Increasing biological control of brassica pests through overwintering
Bryan O’Hara, a diversified organic farmer, has found that his pest problems in Brassicas have been much reduced since he began overwintering a substantial area of Brassicas under low tunnels and allowing them to flower in the spring. One possible explanation for this reduction in pest problems is that the overwintered Brassicas increase the numbers and diversity of parasitoids attacking his pests – either by providing habitat for the parasitoids to overwinter, by providing early season Brassica flowers as sources of nectar, or both. We compared Bryan’s farm to three other diversified organic farming areas: 1. with no overwintered Brassicas in the area, 2. with wild mustard weeds overwintering as rosettes, and 3. with a small area of overwintered winter kale. At each of these farms we took vacuum samples of any blooming Brassicas and other abundant flowering plants from early May to the end of June and again in September. We also collected weekly samples of caterpillars from Brassica crops (primarily collards and cabbage) and the wild mustard, and brought them back to the laboratory, reared them out to pupation, and recorded how many were parasitized.
These are the original performance targets from the proposal. They have been adapted as discussed below under “Accomplishments.”
Summer 2006: Establish a colony of imported cabbageworms at the Connecticut Agricultural Experiment Station, and test the above protocol for parasitism tests to determine if this number of larvae and length of exposure will be sufficient to measure parasitism levels on organic farms.
Fall 2006: Plan with the farmers the location of the overwintered brassicas and other flowering plants (such as parsley or parsnips) to be sampled the following spring. Collect information from farmers about when they plant and harvest their brassica crops, the methods used in overwintering brassicas, and the cost of materials for overwintering brassicas.
Winter 2006-2007: Gear up imported cabbageworm colony so that it can produce 200 larvae per week in the spring of 2007.
April – June 2007: Collect spring vacuum samples and conduct spring parasitism tests as described above. The spring parasitism tests require rearing out 1000 imported cabbageworm larvae (assuming the tests are conducted for 5 weeks) in order to determine rates of parasitism.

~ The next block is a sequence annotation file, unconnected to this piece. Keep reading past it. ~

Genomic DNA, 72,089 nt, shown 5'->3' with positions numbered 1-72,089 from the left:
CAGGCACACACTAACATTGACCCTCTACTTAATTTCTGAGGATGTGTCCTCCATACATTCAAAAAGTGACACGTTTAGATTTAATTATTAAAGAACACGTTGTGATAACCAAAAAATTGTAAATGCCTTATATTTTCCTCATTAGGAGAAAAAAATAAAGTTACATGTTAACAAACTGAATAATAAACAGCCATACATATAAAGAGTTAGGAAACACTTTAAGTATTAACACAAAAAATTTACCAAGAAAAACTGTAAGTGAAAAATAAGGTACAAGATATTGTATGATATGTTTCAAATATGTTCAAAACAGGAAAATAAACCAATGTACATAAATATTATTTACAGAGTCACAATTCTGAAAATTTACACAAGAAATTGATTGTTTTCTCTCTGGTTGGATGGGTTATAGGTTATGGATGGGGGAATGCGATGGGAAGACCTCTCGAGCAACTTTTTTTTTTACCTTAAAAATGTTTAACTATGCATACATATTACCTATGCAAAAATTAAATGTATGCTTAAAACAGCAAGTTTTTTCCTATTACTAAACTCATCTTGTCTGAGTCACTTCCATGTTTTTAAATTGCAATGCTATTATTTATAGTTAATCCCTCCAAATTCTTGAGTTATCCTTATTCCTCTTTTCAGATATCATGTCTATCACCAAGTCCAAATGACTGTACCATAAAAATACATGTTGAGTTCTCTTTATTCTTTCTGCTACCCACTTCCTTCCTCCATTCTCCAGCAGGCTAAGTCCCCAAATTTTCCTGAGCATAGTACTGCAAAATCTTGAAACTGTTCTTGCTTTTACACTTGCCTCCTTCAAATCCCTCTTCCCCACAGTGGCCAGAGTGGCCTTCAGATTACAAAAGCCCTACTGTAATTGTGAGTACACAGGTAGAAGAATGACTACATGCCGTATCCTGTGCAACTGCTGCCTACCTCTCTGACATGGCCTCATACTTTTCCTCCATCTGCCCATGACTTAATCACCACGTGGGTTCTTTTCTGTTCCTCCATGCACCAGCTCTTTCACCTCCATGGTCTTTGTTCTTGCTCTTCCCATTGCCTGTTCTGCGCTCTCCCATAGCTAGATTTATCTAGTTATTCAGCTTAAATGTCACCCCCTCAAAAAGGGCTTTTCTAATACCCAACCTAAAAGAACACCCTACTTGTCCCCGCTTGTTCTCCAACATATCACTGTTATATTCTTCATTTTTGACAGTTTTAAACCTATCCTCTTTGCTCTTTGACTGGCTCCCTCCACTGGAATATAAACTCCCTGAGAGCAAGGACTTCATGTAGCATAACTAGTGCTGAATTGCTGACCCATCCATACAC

August – September 2007: Conduct late summer – fall parasitism tests.
June 2007 – December 2007: Sort vacuum samples, organize and enter data from the vacuum samples and parasitism tests.
December 2007 – February 2008: Analyze data from all experiments, write up results for publication and presentation.
March 2008: Outreach through grower meetings (conference of the Connecticut chapter of the Northeast Organic Farming Association ) and publication in Gleanings (CT NOFA newsletter) and on the CT Agricultural Experiment Station website.
August 2008: Additional outreach through a workshop at the regional NOFA Summer conference.
The parasitism tests with reared imported cabbageworm larvae did not work out. We had very high mortality of the imported cabbageworms, both in the field and after bringing them back to the laboratory for rearing. Thus, at the beginning of June we decided to change our approach and began collecting caterpillars in the field from Brassica crops at each location, and rearing those caterpillars to determine rates of parasitism. This was a much more successful way of determining parasitism. In addition, we collected much more information. We have information about which species of caterpillars were present on the Brassica crops on a weekly basis from early June to late September, and parasitism rates for the three major species (imported cabbageworm, diamondback moth, and cross-striped cabbageworm) over the season. However, it is unlikely that we will be able to get a clear answer to the original question about differences in parasitism with overwintered Brassicas, since so many factors (species of caterpillars, age and size of caterpillars, host plants, etc.) are varying over our sites and over the season.
In addition to the caterpillar samples, we also collected vaccum samples of flowering plants on a weekly basis through all of May and June, a single mid-summer sample in July, and then weekly samples again in September. These were collected on a broad range of flowering plants at the four sites. Our plan to evaluate these samples is to first identify the parasites reared from caterpillars so that we have a good reference collection of the parasite complex on Brassica caterpillars, and then use that reference collection to get beyond general taxonomic categories (families and subfamilies) of parasitoids on flowering plants and see if we can link specific parasitoids of Brassica caterpillars to flowers on which they feed as adults.
Impacts and Contributions/Outcomes
In the coming year, we will be making presentations at the CT NOFA “Cultivating an Organic Connecticut Conference” in March and at the regional NOFA summer conference in August, and writing up information about overwintering Brassicas and about the Brassica pest complex for publication. This should result in impacts on the wider community of farmers.
Tobacco Road Farm
373 Tobacco Street
Lebanon, CT 06249
Office Phone: 8604234834